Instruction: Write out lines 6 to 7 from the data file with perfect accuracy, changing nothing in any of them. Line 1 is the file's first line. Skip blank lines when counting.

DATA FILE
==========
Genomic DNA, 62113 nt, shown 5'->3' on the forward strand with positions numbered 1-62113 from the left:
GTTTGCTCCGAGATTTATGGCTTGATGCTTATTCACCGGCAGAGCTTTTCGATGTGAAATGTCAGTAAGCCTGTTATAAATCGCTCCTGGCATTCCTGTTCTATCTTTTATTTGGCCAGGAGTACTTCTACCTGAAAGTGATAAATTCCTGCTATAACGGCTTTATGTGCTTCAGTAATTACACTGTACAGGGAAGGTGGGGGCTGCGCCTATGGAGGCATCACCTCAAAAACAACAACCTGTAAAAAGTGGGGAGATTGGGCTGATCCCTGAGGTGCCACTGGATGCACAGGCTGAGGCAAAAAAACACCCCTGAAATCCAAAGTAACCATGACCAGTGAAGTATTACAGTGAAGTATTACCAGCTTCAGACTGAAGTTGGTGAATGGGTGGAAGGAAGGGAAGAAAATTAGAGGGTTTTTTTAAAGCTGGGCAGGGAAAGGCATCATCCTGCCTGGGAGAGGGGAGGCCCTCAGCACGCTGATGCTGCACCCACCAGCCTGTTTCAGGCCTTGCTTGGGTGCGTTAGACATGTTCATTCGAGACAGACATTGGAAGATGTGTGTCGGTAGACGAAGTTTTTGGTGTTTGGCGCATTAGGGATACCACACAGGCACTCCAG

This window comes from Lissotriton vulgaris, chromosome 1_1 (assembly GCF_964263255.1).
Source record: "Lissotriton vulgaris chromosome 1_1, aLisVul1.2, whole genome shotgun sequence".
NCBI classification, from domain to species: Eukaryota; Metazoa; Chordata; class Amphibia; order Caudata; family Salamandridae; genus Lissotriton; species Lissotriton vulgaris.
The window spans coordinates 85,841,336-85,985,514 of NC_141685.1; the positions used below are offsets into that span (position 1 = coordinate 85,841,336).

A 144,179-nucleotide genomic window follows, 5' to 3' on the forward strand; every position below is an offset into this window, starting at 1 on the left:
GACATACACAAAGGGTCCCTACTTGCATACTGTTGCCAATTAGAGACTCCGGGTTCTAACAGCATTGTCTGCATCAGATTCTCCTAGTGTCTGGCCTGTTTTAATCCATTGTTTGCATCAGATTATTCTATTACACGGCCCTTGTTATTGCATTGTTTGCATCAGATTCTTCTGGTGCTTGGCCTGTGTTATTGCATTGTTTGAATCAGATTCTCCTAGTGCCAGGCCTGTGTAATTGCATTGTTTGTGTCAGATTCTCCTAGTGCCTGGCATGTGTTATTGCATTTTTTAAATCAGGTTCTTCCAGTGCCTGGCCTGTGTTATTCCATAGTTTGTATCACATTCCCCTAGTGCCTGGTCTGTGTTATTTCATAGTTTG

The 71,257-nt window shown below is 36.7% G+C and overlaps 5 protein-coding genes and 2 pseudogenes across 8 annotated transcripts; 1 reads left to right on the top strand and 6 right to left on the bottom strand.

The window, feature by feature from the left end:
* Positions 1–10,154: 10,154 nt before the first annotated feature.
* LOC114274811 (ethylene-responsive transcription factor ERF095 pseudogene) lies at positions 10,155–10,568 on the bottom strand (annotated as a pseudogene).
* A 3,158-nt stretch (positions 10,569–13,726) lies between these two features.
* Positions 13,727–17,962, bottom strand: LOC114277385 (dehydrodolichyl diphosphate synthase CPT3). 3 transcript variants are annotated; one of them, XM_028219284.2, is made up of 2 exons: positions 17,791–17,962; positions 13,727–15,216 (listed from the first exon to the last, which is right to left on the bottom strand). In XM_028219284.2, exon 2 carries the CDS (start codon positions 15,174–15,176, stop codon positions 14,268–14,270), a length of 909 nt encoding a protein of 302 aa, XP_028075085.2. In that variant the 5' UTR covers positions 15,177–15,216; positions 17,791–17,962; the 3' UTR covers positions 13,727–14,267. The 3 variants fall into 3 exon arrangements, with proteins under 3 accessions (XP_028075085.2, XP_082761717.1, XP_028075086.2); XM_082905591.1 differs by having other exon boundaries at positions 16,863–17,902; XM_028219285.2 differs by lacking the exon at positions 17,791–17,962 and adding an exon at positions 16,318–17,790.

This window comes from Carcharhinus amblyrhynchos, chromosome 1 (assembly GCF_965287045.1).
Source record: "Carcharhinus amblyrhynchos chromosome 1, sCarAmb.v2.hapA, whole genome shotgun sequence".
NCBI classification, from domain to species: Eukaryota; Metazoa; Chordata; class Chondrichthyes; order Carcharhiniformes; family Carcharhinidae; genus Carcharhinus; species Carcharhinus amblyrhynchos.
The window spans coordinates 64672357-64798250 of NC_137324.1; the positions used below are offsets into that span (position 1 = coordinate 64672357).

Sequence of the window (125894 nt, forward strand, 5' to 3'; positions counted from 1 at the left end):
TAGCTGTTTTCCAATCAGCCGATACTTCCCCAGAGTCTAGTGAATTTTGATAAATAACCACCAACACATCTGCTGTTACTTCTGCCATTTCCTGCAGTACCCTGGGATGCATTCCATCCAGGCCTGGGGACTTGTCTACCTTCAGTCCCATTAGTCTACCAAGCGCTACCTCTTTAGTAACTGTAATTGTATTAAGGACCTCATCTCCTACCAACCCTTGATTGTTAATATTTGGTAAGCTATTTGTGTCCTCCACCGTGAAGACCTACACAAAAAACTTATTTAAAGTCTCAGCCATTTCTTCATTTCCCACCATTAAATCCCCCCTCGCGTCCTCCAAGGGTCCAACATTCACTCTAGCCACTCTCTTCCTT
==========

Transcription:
The window spans coordinates 85,841,336-85,985,514 of NC_141685.1; the positions used below are offsets into that span (position 1 = coordinate 85,841,336).

A 144,179-nucleotide genomic window follows, 5' to 3' on the forward strand; every position below is an offset into this window, starting at 1 on the left: